When expressing gratitude in response to a Likely Letter, it is important to convey your appreciation for the college or university's consideration. Mention specific aspects of the institution that resonate with you, such as its academic programs, campus culture, or extracurricular opportunities , to demonstrate your genuine enthusiasm for the school. Remember, a sincere and heartfelt expression of thanks reflects positively on your character and helps foster a strong relationship with the institution during the decision-making process.
Asking questions when responding to Likely Letters is an excellent way to gather more information about the college or university, enabling you to make a well-informed decision regarding your future education. By inquiring about academic programs , you can gain insights into curriculum offerings , research opportunities , and faculty expertise . Engaging in this dialogue not only demonstrates your genuine interest in the college or university but also ensures that you have a comprehensive perspective of your options before making your final decision .
Be honest about your interest and intentions
By clearly expressing your enthusiasm or reservations about attending, you allow the institution to understand your decision-making process better and provide any additional information or support that may be helpful. Sharing your genuine thoughts also demonstrates integrity and maturity , qualities that educational institutions highly value. Ultimately, candid communication fosters a strong foundation for your relationship with the college or university, ensuring that your final decision is well-informed and based on a mutual understanding of your needs, goals, and aspirations.
Continue to explore other options
Continuing to explore other options, even after receiving a Likely Letter, is essential for maintaining a balanced perspective during the college application process. By researching various colleges and universities, you can compare academic programs , campus environments, financial aid packages , and extracurricular opportunities to identify the best fit for your individual needs and aspirations. Keeping an open mind allows you to discover potential institutions that might offer unique experiences or resources that align with your goals, ensuring that you make a well-informed decision about your future.
Criteria Colleges use for Likely Letters
While the specific criteria for sending likely letters can differ among colleges and universities, these early notifications often serve as a recruiting tool to attract exceptional students and maintain their interest. The criteria colleges use for sending likely letters can vary among institutions, but these early notifications are generally sent to outstanding applicants who demonstrate exceptional qualities in various areas.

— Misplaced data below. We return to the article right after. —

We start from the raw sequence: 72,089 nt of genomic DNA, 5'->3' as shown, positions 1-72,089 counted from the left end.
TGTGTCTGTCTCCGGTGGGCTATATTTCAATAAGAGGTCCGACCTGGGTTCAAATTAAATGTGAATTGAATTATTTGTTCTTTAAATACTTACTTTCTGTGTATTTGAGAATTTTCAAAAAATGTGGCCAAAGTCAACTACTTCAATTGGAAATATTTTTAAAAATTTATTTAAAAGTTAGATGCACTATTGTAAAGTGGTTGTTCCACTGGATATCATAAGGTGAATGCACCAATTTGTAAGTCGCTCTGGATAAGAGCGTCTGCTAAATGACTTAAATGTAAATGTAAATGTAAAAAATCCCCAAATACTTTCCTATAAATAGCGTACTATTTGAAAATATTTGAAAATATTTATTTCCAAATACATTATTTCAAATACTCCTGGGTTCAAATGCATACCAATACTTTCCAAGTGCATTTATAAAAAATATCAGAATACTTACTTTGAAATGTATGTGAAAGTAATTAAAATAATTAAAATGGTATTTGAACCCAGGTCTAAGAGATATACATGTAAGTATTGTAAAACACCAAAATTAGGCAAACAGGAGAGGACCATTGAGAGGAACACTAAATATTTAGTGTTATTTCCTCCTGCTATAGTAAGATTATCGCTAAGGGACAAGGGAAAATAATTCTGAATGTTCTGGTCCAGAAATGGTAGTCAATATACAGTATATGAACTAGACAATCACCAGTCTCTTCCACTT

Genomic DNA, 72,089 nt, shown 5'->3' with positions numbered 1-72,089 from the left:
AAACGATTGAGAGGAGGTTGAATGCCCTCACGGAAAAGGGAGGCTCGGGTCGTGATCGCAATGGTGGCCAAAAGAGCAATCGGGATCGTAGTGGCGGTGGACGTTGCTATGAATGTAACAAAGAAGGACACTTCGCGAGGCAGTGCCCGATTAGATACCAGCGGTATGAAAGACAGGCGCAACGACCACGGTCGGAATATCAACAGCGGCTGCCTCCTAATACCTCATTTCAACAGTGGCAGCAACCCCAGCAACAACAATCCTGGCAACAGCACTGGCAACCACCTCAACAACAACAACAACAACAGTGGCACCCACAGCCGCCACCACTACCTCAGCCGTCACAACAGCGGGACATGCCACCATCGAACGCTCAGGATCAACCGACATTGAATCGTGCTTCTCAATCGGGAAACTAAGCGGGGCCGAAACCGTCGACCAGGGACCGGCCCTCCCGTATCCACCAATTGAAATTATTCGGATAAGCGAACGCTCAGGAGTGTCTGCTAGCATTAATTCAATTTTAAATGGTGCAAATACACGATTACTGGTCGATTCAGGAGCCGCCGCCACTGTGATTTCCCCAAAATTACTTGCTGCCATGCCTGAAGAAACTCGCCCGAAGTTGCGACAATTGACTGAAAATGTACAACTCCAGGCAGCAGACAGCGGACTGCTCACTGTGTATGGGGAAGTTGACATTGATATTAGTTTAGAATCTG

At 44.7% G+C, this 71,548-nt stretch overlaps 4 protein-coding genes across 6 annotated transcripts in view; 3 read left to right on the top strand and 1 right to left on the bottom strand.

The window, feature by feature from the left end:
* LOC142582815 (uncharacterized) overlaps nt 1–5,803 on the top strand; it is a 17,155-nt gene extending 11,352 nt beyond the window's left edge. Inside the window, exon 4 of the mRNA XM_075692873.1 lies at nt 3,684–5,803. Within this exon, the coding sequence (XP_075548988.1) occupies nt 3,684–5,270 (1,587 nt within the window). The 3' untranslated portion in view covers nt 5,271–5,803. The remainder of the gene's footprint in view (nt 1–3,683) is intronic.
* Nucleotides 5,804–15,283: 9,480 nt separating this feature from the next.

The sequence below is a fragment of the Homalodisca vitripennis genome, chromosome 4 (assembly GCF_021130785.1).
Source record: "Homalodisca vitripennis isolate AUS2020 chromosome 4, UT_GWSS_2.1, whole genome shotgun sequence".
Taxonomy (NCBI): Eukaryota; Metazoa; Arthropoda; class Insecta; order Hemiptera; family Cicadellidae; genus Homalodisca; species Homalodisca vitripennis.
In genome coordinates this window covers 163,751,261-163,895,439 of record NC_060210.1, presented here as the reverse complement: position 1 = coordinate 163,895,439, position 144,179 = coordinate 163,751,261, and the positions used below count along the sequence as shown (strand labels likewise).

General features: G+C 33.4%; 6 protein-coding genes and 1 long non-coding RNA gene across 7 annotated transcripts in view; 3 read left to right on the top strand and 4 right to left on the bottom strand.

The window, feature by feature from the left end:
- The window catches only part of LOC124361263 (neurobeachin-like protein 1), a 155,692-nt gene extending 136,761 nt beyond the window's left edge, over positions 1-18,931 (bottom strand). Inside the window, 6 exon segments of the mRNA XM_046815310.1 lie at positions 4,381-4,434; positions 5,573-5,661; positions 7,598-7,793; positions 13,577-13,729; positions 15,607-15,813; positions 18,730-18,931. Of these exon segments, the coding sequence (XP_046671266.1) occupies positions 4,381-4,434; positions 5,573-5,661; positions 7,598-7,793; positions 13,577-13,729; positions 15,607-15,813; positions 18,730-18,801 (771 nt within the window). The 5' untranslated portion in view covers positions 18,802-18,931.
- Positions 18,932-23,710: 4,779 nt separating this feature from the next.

Academic excellence is one of the key criteria that colleges and universities consider when sending likely letters to applicants. When an applicant demonstrates exceptional performance in their academic pursuits, such as high grades , advanced coursework , strong standardized test scores , and recognition for academic accomplishments, there’s a higher chance they will receive a likely letter.
Extracurricular achievements are an important criterion for likely letters because they demonstrate a student's well-roundedness , dedication , and ability to excel outside the classroom. Involvement in extracurricular activities often requires students to develop leadership and teamwork skills, which colleges and universities highly value.
In addition, balancing academics with extracurricular activities requires excellent time management and commitment. Exceptional talent or accomplishments in extracurricular activities, such as athletics , arts, or community service, showcase a student's unique abilities and potential to make a meaningful impact on campus.
Demonstrated interest is a factor considered by some colleges and universities when sending likely letters because it indicates an applicant's genuine enthusiasm and commitment to attending their institution. By showing a strong interest in the college, students signal that they are more likely to accept an offer of admission , which can positively impact the school's yield rate.
Sending likely letters to underrepresented groups helps colleges and universities create a more diverse student body, which enriches the educational experience by exposing students to different perspectives , cultures , and backgrounds . Providing access to higher education for underrepresented groups can help bridge the opportunity gap and promote social mobility. A diverse and inclusive campus environment can lead to better student academic outcomes and career prospects .
Why do Colleges send Likely Letters?
Colleges send Likely Letters to establish and strengthen relationships with exceptional applicants. These early notifications help create a positive impression of the institution, highlighting its commitment to recognizing and nurturing talent. Furthermore, Likely Letters can contribute to the college's overall reputation by attracting students who will excel academically, engage in extracurricular activities, and become successful alumni , thereby enhancing the institution's prestige over time.
Stand out from the competition
By sending Likely Letters, colleges can differentiate themselves from other institutions and create a positive impression on students.
Likely Letters help colleges connect with prospective students early in the decision-making process , allowing them to build rapport and foster a sense of belonging .
Boost student confidence
Receiving a Likely Letter can reassure students that they are considered a strong candidate for admission , which may alleviate some of the stress and uncertainty associated with the application process.
Likely Letters from Ivy League and Top-Ranked Universities